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With the emergence of NFTs in 2021, the potential for museums to build next-gen virtual experiences has intensified. The ability to provide digital goods coupled with the prospect of the metaverse has additionally opened the door for institutions to welcome new patrons and audiences.

On July 28, Jing Culture & Crypto and Iconic Moments co-presented the “Delivering the Museum Experience Through NFTs” webinar, featuring a panel of speakers — including independent writer and researcher Frances Liddell and Diane Drubay, Founder of We Are Museums and Head of Arts & Culture of TZ Connect at Tezos — who discussed the various aspects of incorporating blockchain technology into museum exhibitions and visitor experience. Here were some key talking points.

 

Creating experience through storytelling

Delivering the Museum Experience Through NFTs

Referencing her Crypto Connections research project at the National Museums Liverpool, Liddell highlighted the use NFTs in storytelling as a two-way street. Image: @NML_Muse on Twitter

One aspect that co-moderator Chris Cummings, Founder and CEO of Iconic Moments, stressed during the webinar was that NFTs can provide a storytelling experience that falls in line with the objective of many museums which need to provide context for what is on display. By offering a NFT, institutions invite patrons to take part in the experience of owning a portion of the curated collection. Similar to a souvenir, these NFTs, as proofs-of-attendance, enable visitors to bring the experience home with them.

According to Liddell, referencing her Crypto Connections project at National Museums Liverpool, storytelling is not a one-way street. It is an act which creates a ripple effect as more people become aware of the narrative; and in this case, holding an NFT from a museum allows that narrative to grow in new places. “What do they say to their friend?” she said of museum NFT holders. “How does that story get interpreted? And how do they respond?” Curiosity can be established within the personal social circles of NFT holders as they explain what the NFT is and what it represents, thus extending and sustaining the museum’s storytelling.

Building relationships with donors

Cummings spotlighted the work of Arkive as a museum that’s inviting its members to co-curate collections as part of a decentralized model. Image: Arkive

Beyond its souvenir aspects, the quality of the NFT can also create additional value for patrons. As explained by Drubay, by incorporating beneficial utilities into the tokens, attendees are rewarded with a broad scope of applications which can allow the museum experience to transcend when done properly.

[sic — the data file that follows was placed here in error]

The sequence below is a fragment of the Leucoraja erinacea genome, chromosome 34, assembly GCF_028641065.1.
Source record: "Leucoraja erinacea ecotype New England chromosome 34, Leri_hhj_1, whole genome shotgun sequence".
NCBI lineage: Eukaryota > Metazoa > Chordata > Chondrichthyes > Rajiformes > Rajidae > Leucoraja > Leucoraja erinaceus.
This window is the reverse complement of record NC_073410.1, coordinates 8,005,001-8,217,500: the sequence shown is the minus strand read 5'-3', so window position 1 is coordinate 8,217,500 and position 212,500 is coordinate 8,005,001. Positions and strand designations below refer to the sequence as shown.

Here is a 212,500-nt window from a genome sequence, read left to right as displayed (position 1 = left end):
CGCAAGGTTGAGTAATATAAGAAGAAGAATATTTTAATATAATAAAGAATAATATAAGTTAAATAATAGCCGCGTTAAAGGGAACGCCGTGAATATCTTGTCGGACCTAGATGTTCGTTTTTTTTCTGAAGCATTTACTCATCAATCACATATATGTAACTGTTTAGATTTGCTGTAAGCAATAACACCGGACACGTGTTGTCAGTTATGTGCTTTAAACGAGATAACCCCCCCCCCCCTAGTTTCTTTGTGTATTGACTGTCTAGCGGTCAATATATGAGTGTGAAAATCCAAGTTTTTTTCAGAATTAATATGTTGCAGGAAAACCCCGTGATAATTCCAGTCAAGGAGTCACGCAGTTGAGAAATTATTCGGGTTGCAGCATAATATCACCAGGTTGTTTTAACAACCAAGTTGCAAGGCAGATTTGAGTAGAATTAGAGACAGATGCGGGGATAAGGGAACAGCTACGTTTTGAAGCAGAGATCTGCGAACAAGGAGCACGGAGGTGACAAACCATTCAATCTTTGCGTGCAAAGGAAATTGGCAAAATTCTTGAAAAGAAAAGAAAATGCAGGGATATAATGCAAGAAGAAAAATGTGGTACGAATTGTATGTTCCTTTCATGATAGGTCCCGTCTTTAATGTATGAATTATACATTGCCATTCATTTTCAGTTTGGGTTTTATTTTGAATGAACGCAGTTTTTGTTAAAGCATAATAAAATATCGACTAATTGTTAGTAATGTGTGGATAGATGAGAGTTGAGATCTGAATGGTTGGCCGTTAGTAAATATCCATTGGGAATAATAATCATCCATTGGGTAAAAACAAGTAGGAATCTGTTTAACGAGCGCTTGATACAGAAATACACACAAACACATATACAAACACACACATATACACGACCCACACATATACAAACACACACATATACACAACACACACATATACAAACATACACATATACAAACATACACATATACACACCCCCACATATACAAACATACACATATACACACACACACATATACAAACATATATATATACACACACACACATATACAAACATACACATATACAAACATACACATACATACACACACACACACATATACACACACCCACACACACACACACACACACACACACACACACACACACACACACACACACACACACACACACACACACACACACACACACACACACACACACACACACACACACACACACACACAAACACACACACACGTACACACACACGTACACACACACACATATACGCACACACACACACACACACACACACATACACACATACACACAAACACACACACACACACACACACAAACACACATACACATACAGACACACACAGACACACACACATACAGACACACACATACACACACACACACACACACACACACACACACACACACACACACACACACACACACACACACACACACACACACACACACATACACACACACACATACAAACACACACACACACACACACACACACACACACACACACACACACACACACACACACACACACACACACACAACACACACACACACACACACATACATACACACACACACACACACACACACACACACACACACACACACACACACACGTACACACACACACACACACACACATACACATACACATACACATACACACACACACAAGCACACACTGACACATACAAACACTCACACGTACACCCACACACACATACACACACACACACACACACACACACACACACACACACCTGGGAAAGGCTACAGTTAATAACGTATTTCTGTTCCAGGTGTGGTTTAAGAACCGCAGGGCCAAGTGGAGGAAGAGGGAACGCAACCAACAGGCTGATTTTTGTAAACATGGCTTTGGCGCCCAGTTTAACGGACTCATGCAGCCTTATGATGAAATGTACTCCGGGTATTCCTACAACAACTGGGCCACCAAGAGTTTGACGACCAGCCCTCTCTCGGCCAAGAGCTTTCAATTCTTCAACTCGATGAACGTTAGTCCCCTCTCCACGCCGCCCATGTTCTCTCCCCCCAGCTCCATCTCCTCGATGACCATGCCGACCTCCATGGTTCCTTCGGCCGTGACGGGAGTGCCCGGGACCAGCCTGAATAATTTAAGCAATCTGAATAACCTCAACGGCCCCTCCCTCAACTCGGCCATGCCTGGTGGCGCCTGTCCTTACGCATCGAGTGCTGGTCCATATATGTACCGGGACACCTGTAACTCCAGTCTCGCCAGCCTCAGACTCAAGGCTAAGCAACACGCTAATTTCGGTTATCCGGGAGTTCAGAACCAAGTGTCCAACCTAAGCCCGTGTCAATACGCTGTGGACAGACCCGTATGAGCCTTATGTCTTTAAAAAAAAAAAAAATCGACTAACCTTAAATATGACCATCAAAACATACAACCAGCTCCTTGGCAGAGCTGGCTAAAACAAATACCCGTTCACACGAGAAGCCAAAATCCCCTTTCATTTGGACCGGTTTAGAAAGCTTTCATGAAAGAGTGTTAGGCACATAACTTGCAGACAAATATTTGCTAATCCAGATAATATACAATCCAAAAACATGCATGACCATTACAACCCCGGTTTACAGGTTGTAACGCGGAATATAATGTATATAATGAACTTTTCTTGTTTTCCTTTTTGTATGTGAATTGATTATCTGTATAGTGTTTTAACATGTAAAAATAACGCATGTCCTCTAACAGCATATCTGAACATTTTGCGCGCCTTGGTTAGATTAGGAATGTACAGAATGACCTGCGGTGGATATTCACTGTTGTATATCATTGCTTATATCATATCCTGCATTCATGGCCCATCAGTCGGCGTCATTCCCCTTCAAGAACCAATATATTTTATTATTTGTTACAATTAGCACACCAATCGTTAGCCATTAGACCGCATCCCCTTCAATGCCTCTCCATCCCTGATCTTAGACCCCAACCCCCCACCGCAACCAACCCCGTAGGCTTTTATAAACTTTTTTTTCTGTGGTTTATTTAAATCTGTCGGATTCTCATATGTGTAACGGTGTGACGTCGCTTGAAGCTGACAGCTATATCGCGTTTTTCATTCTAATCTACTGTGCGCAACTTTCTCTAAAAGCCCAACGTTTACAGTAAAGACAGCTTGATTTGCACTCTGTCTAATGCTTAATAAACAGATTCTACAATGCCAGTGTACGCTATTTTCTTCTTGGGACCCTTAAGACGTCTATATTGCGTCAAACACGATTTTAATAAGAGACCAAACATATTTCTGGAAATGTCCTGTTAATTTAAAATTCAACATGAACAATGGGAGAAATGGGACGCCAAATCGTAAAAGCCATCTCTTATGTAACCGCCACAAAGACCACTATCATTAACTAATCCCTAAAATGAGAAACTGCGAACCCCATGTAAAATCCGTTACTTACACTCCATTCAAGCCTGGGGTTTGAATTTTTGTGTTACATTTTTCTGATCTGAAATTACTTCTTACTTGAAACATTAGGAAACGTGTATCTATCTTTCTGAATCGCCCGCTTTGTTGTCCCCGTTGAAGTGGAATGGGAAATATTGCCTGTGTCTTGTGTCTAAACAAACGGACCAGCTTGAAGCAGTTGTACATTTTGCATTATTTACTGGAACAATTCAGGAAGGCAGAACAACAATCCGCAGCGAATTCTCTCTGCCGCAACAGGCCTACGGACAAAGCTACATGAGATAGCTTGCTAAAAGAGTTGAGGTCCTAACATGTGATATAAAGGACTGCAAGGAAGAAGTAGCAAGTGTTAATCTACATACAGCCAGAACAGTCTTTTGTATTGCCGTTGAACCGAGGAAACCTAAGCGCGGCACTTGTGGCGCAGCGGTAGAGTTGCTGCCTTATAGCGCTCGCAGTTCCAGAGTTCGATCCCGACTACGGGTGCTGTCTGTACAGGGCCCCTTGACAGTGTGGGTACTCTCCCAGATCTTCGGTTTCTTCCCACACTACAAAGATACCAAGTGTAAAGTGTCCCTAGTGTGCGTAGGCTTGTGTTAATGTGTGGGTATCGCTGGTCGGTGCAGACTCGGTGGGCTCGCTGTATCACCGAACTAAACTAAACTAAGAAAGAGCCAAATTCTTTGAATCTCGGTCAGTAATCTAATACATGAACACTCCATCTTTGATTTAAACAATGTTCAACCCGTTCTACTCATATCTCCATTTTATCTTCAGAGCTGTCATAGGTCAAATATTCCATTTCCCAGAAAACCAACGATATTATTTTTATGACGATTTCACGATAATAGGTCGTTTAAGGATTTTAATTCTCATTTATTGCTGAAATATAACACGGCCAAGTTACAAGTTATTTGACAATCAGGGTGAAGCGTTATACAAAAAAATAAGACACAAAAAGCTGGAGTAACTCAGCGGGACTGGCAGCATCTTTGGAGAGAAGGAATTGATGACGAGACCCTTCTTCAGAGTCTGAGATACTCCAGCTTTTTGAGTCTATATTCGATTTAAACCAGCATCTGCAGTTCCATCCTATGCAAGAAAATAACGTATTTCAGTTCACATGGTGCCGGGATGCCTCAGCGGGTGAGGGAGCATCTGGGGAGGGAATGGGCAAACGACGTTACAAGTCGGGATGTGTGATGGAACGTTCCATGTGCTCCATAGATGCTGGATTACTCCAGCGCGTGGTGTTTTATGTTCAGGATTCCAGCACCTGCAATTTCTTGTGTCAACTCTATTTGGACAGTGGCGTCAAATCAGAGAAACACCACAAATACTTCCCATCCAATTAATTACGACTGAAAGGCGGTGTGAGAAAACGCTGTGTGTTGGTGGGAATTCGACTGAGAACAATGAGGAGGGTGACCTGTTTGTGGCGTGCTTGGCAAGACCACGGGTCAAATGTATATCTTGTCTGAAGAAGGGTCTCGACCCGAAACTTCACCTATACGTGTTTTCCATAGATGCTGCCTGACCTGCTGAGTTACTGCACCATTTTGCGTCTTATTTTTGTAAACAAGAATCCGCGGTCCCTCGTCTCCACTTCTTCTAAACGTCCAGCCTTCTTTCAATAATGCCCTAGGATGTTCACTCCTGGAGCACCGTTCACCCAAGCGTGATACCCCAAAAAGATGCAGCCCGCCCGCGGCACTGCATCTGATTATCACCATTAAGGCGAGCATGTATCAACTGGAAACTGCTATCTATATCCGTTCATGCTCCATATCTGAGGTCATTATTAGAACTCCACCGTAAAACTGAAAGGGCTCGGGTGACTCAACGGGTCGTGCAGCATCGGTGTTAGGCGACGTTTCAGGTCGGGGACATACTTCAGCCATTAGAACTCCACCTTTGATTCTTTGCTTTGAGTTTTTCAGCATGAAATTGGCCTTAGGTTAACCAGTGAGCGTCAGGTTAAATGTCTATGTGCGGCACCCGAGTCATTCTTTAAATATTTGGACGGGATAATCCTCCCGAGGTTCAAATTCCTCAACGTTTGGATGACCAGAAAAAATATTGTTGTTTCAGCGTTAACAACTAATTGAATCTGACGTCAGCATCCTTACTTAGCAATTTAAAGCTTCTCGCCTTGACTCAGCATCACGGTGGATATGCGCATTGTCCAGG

At the core, NFTs provide a new method of fundraising for museums (or any cultural organization, for that matter) by setting a price to mint or incorporating that price into the cost of a ticket. These funds can then be used by the museum for specific purposes. Once an NFT is obtained, holders can then be granted additional benefits which only the museum is able to provide. An obvious example of this would be to host private VIP tours for select exhibitions. Patrons could also receive exclusive access to speaker events or even the ability to talk to artists themselves.

Further, offering an NFT to patrons could even lead to community-curated exhibitions. As Web3 goes, blockchain technologies such as DAOs let every member take a role in voting which can be thoughtfully applied to future exhibitions where owners of the NFT collection would have the ultimate say in curation.

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Launching a project with purpose

As for museums interested in exploring these possibilities, it is important to understand that not all successful NFT projects follow a certain template. While they can all feature similar traits such as the utilities, the most important aspect for a successful project is an organic community. 

Cummings routinely stated through the webinar that greed is one of the primary obstacles in launching new projects, which has ruined the impression of NFTs for the general public. For museums, it is important when developing an NFT collection to create a token which shines a spotlight on the exhibitions and their context rather than generating profits. 

Ultimately, NFTs open the window towards telling a story from the community’s perspective which can add a deeper layer of context. As young consumers continue to grow in an ever-increasingly digital environment, providing a virtual experience will be one of the best ways of inviting them to explore different cultures and museum offerings.

Categories

Cultural Insider, Industry Insights, NFTs